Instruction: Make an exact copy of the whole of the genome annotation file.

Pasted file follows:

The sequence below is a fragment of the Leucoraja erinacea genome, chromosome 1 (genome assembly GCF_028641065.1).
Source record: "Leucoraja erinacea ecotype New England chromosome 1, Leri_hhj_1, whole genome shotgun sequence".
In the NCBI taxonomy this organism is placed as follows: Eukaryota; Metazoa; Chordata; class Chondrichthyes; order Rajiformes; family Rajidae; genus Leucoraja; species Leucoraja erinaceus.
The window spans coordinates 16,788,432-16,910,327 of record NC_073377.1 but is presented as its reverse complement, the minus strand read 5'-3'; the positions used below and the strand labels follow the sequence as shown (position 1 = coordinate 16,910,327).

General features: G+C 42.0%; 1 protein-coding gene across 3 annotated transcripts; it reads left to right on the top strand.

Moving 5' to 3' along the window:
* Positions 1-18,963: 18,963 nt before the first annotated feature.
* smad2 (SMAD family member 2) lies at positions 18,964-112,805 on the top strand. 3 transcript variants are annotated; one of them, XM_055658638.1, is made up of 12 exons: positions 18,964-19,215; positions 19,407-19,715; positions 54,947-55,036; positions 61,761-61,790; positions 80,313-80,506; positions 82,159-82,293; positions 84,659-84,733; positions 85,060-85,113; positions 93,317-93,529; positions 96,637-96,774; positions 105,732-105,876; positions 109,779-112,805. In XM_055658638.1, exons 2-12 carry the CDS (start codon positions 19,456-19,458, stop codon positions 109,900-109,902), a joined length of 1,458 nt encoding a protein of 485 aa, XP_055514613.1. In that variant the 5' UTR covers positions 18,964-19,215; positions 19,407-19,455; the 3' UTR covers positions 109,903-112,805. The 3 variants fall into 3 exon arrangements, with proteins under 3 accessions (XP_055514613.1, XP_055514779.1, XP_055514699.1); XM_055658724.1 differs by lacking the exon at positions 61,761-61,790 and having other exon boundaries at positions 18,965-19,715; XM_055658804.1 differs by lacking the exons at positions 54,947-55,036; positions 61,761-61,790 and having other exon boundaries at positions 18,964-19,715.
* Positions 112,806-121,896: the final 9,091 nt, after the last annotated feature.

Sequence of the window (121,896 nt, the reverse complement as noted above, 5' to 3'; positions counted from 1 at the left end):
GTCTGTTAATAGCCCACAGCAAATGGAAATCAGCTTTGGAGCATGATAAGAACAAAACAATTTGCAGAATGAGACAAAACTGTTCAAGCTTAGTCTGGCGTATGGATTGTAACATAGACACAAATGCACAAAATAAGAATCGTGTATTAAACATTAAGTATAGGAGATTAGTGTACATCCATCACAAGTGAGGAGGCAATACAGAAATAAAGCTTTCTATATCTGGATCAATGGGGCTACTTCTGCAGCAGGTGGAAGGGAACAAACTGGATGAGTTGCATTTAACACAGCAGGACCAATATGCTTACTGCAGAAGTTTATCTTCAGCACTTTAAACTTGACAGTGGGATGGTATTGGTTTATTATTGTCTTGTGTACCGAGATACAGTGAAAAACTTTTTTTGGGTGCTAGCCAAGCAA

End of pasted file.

The sequence below is a fragment of the Leucoraja erinacea genome, chromosome 1 (genome assembly GCF_028641065.1).
Source record: "Leucoraja erinacea ecotype New England chromosome 1, Leri_hhj_1, whole genome shotgun sequence".
In the NCBI taxonomy this organism is placed as follows: Eukaryota; Metazoa; Chordata; class Chondrichthyes; order Rajiformes; family Rajidae; genus Leucoraja; species Leucoraja erinaceus.
The window spans coordinates 16,788,432-16,910,327 of record NC_073377.1 but is presented as its reverse complement, the minus strand read 5'-3'; the positions used below and the strand labels follow the sequence as shown (position 1 = coordinate 16,910,327).

General features: G+C 42.0%; 1 protein-coding gene across 3 annotated transcripts; it reads left to right on the top strand.

Moving 5' to 3' along the window:
* Positions 1-18,963: 18,963 nt before the first annotated feature.
* smad2 (SMAD family member 2) lies at positions 18,964-112,805 on the top strand. 3 transcript variants are annotated; one of them, XM_055658638.1, is made up of 12 exons: positions 18,964-19,215; positions 19,407-19,715; positions 54,947-55,036; positions 61,761-61,790; positions 80,313-80,506; positions 82,159-82,293; positions 84,659-84,733; positions 85,060-85,113; positions 93,317-93,529; positions 96,637-96,774; positions 105,732-105,876; positions 109,779-112,805. In XM_055658638.1, exons 2-12 carry the CDS (start codon positions 19,456-19,458, stop codon positions 109,900-109,902), a joined length of 1,458 nt encoding a protein of 485 aa, XP_055514613.1. In that variant the 5' UTR covers positions 18,964-19,215; positions 19,407-19,455; the 3' UTR covers positions 109,903-112,805. The 3 variants fall into 3 exon arrangements, with proteins under 3 accessions (XP_055514613.1, XP_055514779.1, XP_055514699.1); XM_055658724.1 differs by lacking the exon at positions 61,761-61,790 and having other exon boundaries at positions 18,965-19,715; XM_055658804.1 differs by lacking the exons at positions 54,947-55,036; positions 61,761-61,790 and having other exon boundaries at positions 18,964-19,715.
* Positions 112,806-121,896: the final 9,091 nt, after the last annotated feature.

Sequence of the window (121,896 nt, the reverse complement as noted above, 5' to 3'; positions counted from 1 at the left end):
GTCTGTTAATAGCCCACAGCAAATGGAAATCAGCTTTGGAGCATGATAAGAACAAAACAATTTGCAGAATGAGACAAAACTGTTCAAGCTTAGTCTGGCGTATGGATTGTAACATAGACACAAATGCACAAAATAAGAATCGTGTATTAAACATTAAGTATAGGAGATTAGTGTACATCCATCACAAGTGAGGAGGCAATACAGAAATAAAGCTTTCTATATCTGGATCAATGGGGCTACTTCTGCAGCAGGTGGAAGGGAACAAACTGGATGAGTTGCATTTAACACAGCAGGACCAATATGCTTACTGCAGAAGTTTATCTTCAGCACTTTAAACTTGACAGTGGGATGGTATTGGTTTATTATTGTCTTGTGTACCGAGATACAGTGAAAAACTTTTTTTGGGTGCTAGCCAAGCAA